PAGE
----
Susan Dunklee
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Susan Dunklee extends decade of surprises for U.S. biathletes

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When Susan Dunklee‘s time held up for second place in Friday’s 7.5km sprint, she became the first U.S. biathlete to win two world championship medals in her career and earned the sixth medal for the U.S. in world biathlon championship history.

Four of those medals have come in the past eight years.

First was Tim Burke, who had gained some fame among biathlon fans with his three World Cup podiums in the 2009-10 season and his relationship with German biathlete Andrea Henkel, who would win two Olympic gold medals and eight world championships before retiring and marrying Burke.

In that season, Burke led the World Cup briefly but faded and didn’t do well in the Olympics. But in 2012-13, he finished 10th in the World Cup overall and ended the American drought in the world championships, finishing second in the individual behind dominant French biathlete Martin Fourcade, who won his 11th non-relay world title Wednesday in the individual.

In 2017, Dunklee became the first U.S. woman to win a non-relay medal, taking the lead in the mass start after quickly knocking down all five targets in the last shooting and holding on for second. She didn’t come out of nowhere, having taken a few World Cup medals. That season, she ranked 10th overall in the World Cup.

Then came the stunner. Lowell Bailey, who had just one World Cup podium in a long career coming into the 2016-17 season, had bib 100 in the individual, a spot usually reserved for non-contenders. But he hit all 20 targets, always important in a race that penalizes athletes one minute per miss, and gutted it out through the last lap to keep a 3.3-second advantage and win the first world championship for a U.S. biathlete.

Like Dunklee, Bailey earned his medal in the midst of a strong season. The individual was won of his four top-10 finishes in the world championships, including a fourth-place finish in the sprint. He wound up eighth overall in the World Cup.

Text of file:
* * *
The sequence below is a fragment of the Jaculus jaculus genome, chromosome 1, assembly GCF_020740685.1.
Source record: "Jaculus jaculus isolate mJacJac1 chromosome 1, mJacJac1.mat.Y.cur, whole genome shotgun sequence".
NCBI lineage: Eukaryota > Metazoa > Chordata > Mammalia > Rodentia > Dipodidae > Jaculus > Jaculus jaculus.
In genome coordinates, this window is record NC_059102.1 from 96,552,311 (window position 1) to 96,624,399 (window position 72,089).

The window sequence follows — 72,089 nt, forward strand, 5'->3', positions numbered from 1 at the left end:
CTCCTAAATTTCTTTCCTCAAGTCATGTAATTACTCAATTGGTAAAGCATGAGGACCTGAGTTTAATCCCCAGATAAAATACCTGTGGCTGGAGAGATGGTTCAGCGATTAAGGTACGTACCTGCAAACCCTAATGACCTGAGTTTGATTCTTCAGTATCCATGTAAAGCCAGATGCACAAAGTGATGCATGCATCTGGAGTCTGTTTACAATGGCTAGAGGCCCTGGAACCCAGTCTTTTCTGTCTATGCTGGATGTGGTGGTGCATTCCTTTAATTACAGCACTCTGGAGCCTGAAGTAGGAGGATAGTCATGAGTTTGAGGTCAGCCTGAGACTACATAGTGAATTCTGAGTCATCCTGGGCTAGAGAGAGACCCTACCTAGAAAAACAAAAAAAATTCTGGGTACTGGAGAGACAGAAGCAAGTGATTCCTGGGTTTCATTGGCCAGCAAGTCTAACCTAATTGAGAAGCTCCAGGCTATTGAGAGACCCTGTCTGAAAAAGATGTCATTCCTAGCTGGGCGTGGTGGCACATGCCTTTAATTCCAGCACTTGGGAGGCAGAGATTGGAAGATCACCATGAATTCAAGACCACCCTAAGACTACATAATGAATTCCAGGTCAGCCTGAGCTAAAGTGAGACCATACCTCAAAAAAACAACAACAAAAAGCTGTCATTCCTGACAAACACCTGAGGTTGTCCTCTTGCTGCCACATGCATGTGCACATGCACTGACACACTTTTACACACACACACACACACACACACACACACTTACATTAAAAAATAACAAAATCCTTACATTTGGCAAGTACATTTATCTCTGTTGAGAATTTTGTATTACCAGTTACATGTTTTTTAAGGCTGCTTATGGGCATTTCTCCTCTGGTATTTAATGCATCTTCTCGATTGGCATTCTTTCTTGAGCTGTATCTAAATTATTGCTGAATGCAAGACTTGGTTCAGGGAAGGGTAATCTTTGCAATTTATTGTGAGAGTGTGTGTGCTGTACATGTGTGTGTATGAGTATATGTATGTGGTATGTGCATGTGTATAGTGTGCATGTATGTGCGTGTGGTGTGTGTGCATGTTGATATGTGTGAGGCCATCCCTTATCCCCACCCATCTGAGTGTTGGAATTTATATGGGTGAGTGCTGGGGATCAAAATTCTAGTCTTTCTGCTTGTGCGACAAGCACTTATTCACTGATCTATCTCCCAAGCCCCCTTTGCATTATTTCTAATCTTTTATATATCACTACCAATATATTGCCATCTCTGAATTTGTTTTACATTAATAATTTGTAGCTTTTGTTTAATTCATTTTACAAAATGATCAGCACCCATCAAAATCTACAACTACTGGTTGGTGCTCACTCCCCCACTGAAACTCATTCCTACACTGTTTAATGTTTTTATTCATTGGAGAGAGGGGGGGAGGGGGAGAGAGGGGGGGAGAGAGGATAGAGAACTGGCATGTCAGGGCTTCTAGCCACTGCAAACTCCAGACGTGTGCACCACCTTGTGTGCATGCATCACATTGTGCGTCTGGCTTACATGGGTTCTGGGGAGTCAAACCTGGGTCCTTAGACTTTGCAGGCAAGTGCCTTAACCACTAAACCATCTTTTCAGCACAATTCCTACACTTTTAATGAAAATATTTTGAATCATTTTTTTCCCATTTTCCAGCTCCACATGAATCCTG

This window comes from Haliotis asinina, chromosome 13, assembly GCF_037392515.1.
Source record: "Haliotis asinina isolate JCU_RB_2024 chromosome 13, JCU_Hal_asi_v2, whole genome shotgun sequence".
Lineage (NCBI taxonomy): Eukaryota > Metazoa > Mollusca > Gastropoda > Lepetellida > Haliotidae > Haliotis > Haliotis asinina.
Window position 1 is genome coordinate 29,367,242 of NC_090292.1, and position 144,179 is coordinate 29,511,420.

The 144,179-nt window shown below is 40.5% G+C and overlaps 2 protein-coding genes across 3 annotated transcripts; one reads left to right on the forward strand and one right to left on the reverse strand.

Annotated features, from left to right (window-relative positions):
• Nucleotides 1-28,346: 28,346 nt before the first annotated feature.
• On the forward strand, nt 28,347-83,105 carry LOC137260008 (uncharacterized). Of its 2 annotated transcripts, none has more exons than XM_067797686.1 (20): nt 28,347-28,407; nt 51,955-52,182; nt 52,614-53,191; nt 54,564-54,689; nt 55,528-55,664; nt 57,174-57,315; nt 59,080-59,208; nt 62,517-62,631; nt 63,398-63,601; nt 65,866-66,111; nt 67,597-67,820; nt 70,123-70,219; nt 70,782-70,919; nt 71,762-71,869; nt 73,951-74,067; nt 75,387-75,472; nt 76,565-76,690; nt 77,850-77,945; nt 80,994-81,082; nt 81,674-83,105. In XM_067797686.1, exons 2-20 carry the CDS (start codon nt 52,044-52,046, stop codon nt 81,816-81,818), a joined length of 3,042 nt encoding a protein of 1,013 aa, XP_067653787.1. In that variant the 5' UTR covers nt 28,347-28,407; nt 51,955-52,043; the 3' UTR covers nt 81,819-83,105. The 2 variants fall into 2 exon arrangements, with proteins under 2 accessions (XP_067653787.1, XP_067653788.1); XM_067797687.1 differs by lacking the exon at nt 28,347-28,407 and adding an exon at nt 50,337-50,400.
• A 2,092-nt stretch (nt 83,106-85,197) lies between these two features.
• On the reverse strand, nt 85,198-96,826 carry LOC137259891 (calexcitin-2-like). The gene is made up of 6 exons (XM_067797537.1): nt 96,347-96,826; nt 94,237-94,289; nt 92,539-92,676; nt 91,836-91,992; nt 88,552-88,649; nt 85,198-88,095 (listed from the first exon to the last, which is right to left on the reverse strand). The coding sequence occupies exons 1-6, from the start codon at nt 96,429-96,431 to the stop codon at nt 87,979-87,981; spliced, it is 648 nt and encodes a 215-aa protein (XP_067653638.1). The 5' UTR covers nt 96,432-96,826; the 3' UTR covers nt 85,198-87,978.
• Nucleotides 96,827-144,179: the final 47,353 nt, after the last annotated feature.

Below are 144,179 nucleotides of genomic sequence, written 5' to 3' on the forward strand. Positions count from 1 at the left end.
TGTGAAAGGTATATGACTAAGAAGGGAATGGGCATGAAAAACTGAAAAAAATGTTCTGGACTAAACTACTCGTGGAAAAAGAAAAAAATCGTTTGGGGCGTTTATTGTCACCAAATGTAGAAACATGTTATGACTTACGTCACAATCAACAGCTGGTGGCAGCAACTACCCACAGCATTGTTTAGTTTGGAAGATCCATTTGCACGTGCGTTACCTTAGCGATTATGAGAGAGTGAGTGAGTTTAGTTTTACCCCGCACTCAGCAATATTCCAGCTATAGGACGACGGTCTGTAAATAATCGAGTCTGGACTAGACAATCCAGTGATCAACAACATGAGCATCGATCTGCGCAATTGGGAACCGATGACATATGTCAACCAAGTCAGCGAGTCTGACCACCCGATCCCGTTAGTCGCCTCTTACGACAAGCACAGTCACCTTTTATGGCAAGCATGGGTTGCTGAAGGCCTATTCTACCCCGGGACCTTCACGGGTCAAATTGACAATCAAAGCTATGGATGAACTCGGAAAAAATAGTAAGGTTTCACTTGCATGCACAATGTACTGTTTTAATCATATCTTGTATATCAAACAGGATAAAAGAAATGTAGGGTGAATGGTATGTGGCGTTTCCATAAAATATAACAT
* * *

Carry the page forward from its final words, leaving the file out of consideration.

Bailey and Burke each stuck it out to compete in their fourth Olympics in 2018, then crossed the finish line together in their final race at the U.S. championships.

This season is their first in management. Bailey, also a bluegrass musician, is now U.S. Biathlon’s director of high performance. Burke is director of athlete development.

Dunklee, on the other hand, isn’t done. Her results slipped a bit after her 2017 breakthrough, but she has had some top 10s. When she shoots clean, as she did Friday, she’s a contender.

The first U.S. medal was in the first women’s world championship in 1984, when Holly Beatie, Julie Newman and Kari Swenson bronze in 3x5km relay. Swenson also finished fifth in the individual that year and returned to compete in the next two world championships after a harrowing experience in which she was abducted and shot, a story that inspired a film starring Tracy Pollan.

The only other U.S. medal in the world championships before Burke, Bailey and Dunklee was Josh Thompson‘s individual silver in 1987. The only athletes other than Burke, Bailey, Dunklee and Thompson to have World Cup podiums (excluding relays) are Jeremy Teela in 2009 and Clare Egan, who was third in a mass start last spring and is competing in the world championships this year.

U.S. Paralympians broke through with two gold medals on the first day of competition in the 2018 Paralympics.

READ: Kendall Gretsch, Dan Cnossen take gold

Wednesday saw another surprise finish for a U.S. biathlete. Leif Nordgren, whose career-best finish outside the relays is 16th, was the only athlete to go 20-for-20 on the shooting range and placed eighth in the individual.

The championships continue through through Sunday with the single mixed relay on Thursday, the men’s and women’s relays on Saturday, and the men’s and women’s mass starts on Sunday.

WATCH: World biathlon championships TV schedule

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When Michael Phelps raced Libby Trickett at Duel in the Pool

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At the peak of his career, Michael Phelps was upstaged in a race by a swimmer who went four seconds slower.

Australian Libby Trickett did more than hold her own against Phelps to lead off the opening event of the 2007 Duel in the Pool, a mixed-gender 4x100m freestyle relay.

Trickett, then known as Libby Lenton shortly before she got married, became the first woman to break 53 seconds, while Phelps went 48.72 in a head-to-head at the Sydney 2000 Olympic swimming venue.

“I was trash-talking … asking what he has got and telling him if he is going to bring it tonight. I think deep down he was really scared of me,” Trickett said, joking, according to The Associated Press. “Before the race he said good luck. He is a good competitor to race against, and I will remember that for the rest of my life — that I raced against Michael Phelps.”

Australia went on to win the relay by 2.49 seconds, in large part because Trickett swam .31 faster than the women’s 100m free world record. Normally, relay leadoff swims are eligible to break individual world records.